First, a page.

I put my heart and my soul into my work,
and have lost my mind in the process.
[Vincent Van Gogh]
Over fifteen years ago, a client handed me a book (Teach Yourself HTML in 24 Hours) and said, “I would like for you to build a website for my business.”
I was only vaguely aware of what a website was, and had never seen the internet. I bought a piece of software called BB Edit, studied the book from cover to cover testing my code in Netscape (I wasn’t connected to the internet), and developed a detailed organizational chart for my client’s site. He approved the chart and gave me sketches of his vision for the look and feel of the site. As I set to work, I had no clue about how other sites looked. The one I developed was very visual since I am a graphic designer instead of a technically oriented person. We put the finished site files on floppy disks and hand carried them to our web-server provider. He showed the site to me on his computer—my first glimpse of the internet. I was so excited that I was jumping up and down inside.
Since then, I’ve ridden the roller coaster of web development through all of its iterations. After publishing a number of client websites, I still use principles I learned on that first site:
- Plan, plan, plan—work out the details and gather the resources before assembling the first page.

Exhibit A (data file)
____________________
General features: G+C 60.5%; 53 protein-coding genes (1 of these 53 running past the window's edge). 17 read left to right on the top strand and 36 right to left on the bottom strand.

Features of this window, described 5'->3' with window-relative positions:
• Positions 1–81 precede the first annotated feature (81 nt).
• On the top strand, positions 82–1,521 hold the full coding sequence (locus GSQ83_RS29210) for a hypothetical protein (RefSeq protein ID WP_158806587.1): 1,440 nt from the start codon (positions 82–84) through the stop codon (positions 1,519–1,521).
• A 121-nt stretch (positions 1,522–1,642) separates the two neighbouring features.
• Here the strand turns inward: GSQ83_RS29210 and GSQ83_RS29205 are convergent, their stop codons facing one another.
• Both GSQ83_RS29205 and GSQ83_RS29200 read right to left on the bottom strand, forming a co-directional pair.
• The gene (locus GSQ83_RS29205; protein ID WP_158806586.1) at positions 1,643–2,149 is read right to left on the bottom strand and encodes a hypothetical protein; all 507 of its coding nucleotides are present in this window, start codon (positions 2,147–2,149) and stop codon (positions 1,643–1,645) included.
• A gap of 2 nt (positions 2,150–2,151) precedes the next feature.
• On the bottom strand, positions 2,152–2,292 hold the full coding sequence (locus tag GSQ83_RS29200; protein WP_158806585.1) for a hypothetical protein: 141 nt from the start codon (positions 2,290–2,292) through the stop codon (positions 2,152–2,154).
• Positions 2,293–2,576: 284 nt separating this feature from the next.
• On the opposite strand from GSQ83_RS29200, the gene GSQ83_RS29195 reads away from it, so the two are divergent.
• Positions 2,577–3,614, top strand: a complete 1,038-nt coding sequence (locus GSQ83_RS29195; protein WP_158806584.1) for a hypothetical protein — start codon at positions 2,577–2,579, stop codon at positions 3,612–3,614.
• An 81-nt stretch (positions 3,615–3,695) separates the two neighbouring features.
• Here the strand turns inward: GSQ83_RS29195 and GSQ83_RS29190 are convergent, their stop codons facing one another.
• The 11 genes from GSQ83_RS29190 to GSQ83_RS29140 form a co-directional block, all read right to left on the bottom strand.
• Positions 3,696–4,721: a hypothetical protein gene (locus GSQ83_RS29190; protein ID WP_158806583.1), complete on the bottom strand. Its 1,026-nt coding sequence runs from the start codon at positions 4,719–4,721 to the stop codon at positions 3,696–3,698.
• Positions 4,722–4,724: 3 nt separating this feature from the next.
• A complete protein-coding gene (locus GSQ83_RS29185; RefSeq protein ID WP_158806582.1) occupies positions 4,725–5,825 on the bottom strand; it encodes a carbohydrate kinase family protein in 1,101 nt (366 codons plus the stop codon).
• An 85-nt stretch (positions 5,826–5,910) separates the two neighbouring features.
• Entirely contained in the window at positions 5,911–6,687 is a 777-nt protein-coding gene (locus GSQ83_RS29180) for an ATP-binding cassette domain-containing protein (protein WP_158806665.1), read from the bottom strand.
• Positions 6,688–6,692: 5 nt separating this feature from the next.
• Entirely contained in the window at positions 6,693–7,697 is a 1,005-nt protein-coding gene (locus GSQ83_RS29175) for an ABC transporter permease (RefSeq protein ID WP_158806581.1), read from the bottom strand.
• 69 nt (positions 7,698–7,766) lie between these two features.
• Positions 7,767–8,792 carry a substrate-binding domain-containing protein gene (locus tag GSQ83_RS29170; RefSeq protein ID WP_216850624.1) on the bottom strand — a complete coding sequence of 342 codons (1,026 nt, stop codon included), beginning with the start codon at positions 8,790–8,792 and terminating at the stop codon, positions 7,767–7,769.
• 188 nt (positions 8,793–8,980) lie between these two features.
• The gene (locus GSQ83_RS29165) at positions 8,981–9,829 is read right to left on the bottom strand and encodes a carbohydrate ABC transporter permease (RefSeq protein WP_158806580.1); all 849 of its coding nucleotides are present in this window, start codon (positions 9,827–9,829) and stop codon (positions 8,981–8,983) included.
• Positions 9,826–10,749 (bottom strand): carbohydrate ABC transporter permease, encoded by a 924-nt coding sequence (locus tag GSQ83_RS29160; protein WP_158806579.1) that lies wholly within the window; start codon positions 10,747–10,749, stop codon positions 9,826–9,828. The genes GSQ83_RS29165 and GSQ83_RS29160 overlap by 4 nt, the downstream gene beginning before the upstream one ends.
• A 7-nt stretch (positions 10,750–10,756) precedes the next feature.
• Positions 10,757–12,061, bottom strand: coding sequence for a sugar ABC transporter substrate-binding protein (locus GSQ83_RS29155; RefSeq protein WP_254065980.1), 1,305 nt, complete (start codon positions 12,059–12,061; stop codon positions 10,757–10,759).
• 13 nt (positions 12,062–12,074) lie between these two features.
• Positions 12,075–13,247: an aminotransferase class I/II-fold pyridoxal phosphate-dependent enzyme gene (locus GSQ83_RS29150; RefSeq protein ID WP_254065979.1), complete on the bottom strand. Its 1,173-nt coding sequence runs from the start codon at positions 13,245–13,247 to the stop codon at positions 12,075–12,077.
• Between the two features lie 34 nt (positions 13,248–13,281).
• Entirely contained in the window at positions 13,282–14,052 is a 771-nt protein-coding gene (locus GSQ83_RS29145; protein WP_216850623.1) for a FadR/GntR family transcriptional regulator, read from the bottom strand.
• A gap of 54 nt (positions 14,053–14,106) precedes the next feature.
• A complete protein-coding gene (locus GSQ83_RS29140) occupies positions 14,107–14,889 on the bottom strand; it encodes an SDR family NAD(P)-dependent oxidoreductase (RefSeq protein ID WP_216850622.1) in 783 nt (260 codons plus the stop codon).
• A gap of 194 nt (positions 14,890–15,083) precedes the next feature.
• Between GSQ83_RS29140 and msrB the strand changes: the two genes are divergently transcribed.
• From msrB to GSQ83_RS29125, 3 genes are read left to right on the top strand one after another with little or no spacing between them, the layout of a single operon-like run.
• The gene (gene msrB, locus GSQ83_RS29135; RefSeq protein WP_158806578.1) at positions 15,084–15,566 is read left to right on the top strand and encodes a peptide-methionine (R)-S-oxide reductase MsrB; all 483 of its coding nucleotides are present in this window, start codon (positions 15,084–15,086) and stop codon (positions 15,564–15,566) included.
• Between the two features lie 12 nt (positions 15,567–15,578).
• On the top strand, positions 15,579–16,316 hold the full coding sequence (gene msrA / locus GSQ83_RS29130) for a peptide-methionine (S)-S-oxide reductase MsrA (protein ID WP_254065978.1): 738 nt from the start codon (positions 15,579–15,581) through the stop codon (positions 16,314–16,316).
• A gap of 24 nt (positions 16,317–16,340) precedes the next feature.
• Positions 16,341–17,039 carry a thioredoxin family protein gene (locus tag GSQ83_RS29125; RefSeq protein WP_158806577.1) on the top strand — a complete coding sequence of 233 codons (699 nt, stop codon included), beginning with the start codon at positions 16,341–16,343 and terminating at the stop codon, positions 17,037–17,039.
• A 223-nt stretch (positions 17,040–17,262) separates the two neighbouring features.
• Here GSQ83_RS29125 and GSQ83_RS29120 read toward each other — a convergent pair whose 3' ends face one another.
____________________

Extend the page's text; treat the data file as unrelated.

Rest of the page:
- Keep the perception of the site guest in the forefront. Make it “user-friendly.”
- Keep it simple and compatible with older browsers.
- Document the site structure for future maintenance and expansion.
- Test each phase during the process so, at the end, everything works and nothing needs to be retrofitted.
I am in the process of redesigning my original site. I usually start with a detailed site map (organizational chart) that I draw in Adobe Illustrator, but this time I am assembling it in Microsoft Excel (shown in the image above). This is proving to be so much quicker and easier. It allows me to focus on content instead of construction. I’m looking forward to this project. Meanwhile, I’m studying another refresher course on Lynda.com.